A Florida Senator is asking the federal government to investigate laminate flooring made in China after a recent news report showed that flooring sold by Lumber Liquidators allegedly had high levels of formaldehyde, a known carcinogen.
Bill Nelson (D-Fla.) on Wednesday sent a letter to the heads of three government agencies — Consumer Product Safety Commission Chairman Elliot Kaye, Centers for Disease Control Director Thomas Frieden, MD, and Federal Trade Commission Chairwoman Edith Ramirez — asking them to probe whether the imported laminate flooring is a risk to public health. Nelson is a ranking member of the Senate Committee on Commerce, Science and Transportation.
In a statement from his office, Nelson said the flooring should be removed from people's homes if testing confirms high concentrations of formaldehyde. "Because this could affect millions of homeowners, it's imperative we get some answers quickly," he said.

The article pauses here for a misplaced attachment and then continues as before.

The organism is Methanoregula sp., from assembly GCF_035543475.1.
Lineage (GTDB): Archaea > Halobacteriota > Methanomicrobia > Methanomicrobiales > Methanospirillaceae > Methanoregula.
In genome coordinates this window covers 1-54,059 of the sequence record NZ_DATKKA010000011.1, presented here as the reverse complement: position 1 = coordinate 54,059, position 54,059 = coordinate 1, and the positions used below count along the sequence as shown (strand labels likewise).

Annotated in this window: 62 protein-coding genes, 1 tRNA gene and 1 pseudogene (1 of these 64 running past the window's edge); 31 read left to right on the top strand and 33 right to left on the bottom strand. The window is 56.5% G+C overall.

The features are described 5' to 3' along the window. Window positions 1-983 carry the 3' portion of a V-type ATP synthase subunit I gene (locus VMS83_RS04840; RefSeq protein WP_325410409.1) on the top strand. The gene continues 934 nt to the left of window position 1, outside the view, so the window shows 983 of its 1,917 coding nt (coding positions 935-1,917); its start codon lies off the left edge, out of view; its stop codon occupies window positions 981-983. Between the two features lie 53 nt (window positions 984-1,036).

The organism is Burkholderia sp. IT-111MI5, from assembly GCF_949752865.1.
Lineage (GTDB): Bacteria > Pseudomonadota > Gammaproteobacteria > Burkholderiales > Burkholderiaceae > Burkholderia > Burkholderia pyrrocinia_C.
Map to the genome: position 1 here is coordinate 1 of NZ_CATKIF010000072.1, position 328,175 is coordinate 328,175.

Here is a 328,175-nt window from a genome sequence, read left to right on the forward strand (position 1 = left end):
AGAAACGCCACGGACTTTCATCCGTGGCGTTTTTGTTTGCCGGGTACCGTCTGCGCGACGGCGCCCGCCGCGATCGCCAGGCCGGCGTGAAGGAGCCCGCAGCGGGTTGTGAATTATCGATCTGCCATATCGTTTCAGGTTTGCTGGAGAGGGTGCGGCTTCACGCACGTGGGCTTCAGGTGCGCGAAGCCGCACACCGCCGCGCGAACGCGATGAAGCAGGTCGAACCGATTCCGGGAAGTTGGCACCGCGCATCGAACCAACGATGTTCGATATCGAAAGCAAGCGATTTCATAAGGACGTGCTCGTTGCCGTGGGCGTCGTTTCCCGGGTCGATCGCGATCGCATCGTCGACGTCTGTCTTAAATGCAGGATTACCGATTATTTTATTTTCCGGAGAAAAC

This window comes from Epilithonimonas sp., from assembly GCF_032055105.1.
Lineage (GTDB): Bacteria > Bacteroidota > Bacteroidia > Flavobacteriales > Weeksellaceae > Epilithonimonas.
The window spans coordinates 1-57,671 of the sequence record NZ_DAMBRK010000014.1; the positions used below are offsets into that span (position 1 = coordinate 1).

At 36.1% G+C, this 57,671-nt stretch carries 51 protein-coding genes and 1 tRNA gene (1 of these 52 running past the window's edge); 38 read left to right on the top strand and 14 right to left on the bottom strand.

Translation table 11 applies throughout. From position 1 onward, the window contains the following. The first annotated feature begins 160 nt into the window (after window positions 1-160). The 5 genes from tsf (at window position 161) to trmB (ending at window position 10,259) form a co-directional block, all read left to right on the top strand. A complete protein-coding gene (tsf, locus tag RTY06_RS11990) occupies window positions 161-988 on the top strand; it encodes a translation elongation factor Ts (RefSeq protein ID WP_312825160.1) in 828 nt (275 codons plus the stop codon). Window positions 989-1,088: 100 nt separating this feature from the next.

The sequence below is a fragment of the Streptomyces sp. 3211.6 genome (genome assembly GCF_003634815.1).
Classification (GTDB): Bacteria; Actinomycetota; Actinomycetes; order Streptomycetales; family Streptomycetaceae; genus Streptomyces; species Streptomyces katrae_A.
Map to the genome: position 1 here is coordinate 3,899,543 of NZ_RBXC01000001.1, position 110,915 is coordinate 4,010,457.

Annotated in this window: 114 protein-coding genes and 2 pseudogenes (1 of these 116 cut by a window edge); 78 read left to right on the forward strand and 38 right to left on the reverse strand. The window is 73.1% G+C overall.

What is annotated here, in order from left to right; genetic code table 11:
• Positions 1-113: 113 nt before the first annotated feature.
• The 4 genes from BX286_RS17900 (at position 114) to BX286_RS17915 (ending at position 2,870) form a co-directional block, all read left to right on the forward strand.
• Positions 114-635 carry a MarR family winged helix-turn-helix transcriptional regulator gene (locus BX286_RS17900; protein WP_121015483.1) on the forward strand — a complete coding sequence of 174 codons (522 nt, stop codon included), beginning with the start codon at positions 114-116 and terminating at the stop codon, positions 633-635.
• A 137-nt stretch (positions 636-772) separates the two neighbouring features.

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Lumber Liquidators responded in a statement Wednesday, saying it is committed to making sure its products are safe.
"Lumber Liquidators shares Senator Bill Nelson’s desire for consumer safety. Over the past few years, Lumber Liquidators has been actively engaged with the California Air Resources Board (CARB) and the Environmental Protection Agency (EPA) attending workshops, offering support and providing comments. We support the development of uniform regulations that are clear, practical, and safe," the statement said. "We are committed to safety and will continue to deliver the best quality product at the best price to our customers."
On Sunday, CBS News' "60 Minutes" aired a program in which it had independent laboratories test laminate flooring from Lumber Liquidators for high concentrations of formaldehyde. The show said that samples of the flooring had levels of formaldehyde well in excess of limits set by the California Air Resources Board.
Lumber Liquidators said Monday that the news program used an improper testing method and that it stands by its products.
— Patrick Rizzo